Sam Bediako Asante - CEO, Sambed Consult
Financial Consultant and CEO of Sambed Consult, Sam Bediako Asante believes pensioners are likely to be most impacted by the Bank of Ghana’s directive asking banks not to pay dividends to shareholders for the 2019 financial year.
He argues that such persons, who rely largely on proceeds from the profits of companies listed on the Ghana Stock Exchange, will bear the burden of the non-payment of dividends this time around.
This is because pension administrators such as the Social Security and National Insurance Trust (SSNIT) are expected to lose investment income from their bank holdings, a situation that eventually affects the pensioners’ income.
The Bank of Ghana, as part of measures to improve the liquidity of banks due to COVID-19, has asked financial institutions not to pay dividends to shareholders.
Though the move is expected to boost the granting of loans to customers, Mr Bediako Asante said the losers should resort to other income-generating ventures to reduce the impact on their finances.
“Majority of such investors who are usually pensioners and relying on such dividend payments as their source of income are going to be hit hard. So, with that instruction by the bank of Ghana, I think it didn’t come at the right time. People were actually seeing to the effect that they will have something from their investment through the Ghana Stock Exchange by way of dividend payment through these banks. And not only that, even those who have other investments in other financial institutions under the supervision of the Bank of Ghana are also going to be affected,” he said.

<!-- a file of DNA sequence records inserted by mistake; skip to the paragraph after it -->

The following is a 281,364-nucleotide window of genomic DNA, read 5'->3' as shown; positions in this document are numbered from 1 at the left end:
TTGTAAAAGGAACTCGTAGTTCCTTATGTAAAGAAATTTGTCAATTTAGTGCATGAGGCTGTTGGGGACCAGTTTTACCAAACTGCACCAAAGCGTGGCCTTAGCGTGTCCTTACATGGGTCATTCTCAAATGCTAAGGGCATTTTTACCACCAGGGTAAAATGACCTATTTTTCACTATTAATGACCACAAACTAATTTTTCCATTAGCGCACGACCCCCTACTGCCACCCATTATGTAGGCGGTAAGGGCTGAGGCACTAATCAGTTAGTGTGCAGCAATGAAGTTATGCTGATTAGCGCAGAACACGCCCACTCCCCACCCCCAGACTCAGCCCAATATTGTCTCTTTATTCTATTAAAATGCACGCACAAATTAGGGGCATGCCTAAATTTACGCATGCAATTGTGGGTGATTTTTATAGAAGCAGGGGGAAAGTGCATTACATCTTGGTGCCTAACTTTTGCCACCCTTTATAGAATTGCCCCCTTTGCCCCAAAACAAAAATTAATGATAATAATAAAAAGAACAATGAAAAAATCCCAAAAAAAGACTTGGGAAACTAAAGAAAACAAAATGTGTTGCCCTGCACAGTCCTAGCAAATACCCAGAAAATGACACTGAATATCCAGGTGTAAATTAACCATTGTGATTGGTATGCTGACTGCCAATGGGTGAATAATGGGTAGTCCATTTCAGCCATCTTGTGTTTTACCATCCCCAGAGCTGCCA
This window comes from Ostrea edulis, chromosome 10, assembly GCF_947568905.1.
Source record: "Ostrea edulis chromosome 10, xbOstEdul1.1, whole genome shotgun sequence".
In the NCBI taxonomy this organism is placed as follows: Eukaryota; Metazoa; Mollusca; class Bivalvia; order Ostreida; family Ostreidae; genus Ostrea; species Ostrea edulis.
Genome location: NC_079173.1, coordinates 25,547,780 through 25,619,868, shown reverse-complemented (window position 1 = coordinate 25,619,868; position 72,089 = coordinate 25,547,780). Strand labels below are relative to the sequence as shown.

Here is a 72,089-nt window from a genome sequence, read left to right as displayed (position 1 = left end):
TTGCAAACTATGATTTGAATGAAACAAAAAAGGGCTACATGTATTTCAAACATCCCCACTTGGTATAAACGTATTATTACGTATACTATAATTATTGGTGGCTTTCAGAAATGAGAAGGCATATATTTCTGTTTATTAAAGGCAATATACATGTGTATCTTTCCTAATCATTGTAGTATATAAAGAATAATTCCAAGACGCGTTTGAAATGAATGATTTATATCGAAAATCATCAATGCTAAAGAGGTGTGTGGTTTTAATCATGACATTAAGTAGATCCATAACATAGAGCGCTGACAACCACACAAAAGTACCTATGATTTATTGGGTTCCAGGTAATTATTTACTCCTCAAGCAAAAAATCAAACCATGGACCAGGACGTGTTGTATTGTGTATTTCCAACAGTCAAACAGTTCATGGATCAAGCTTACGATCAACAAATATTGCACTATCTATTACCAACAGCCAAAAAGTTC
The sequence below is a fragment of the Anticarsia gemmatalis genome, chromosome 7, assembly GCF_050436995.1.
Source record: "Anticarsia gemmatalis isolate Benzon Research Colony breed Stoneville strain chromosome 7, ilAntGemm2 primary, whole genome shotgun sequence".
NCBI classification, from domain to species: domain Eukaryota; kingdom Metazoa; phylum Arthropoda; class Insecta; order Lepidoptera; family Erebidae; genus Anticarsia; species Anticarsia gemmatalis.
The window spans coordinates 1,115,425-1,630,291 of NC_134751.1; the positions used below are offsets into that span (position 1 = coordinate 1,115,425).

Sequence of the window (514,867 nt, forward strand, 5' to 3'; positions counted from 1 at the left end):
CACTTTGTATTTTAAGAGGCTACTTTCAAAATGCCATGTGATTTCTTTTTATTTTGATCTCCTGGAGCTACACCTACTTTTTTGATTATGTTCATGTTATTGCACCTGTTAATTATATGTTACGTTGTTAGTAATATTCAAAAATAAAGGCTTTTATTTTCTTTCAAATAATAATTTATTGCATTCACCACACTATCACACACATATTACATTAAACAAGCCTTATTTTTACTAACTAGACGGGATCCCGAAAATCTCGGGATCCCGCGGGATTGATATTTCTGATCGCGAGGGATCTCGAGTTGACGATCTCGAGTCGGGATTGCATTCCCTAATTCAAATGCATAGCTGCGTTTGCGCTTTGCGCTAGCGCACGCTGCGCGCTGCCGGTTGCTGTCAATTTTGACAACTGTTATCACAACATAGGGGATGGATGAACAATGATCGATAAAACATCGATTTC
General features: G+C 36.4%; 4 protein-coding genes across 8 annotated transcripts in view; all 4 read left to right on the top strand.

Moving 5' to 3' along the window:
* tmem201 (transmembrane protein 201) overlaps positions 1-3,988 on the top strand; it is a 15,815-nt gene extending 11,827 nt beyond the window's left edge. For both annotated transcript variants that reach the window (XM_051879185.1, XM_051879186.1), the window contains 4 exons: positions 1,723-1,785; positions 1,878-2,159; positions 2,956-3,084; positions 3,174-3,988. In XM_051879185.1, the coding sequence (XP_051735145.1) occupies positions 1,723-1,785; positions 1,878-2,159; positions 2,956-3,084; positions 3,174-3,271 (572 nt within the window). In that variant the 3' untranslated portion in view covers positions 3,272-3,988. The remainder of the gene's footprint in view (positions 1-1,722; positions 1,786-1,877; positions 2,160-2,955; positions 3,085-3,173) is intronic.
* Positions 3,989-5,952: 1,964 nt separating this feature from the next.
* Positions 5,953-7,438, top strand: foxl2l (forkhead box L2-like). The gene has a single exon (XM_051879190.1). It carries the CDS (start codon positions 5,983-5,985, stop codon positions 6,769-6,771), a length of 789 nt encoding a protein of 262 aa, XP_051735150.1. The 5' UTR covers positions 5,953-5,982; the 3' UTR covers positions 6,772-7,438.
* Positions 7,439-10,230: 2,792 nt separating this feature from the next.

BoG’s directive to banks and SDIs
The Bank of Ghana in a statement on April 20, 2020, directed all banks and Specialized Deposit Institutions (SDIs), to refrain from declaring and paying any dividends or distributing reserves to shareholders.
According to the financial sector regulator, the decision was taken to ensure banks and SDIs are better able to support their customers throughout the COVID-19 pandemic period.
However, the central bank had already introduced some interventions to alleviate the economic hardships on individuals as a result of the COVID-19 pandemic.
Some of these interventions are the reduction of the monetary policy rate from 16 per cent to 14.5 per cent, lowered reserve and capital requirements as well as reduction in mobile money transaction charges.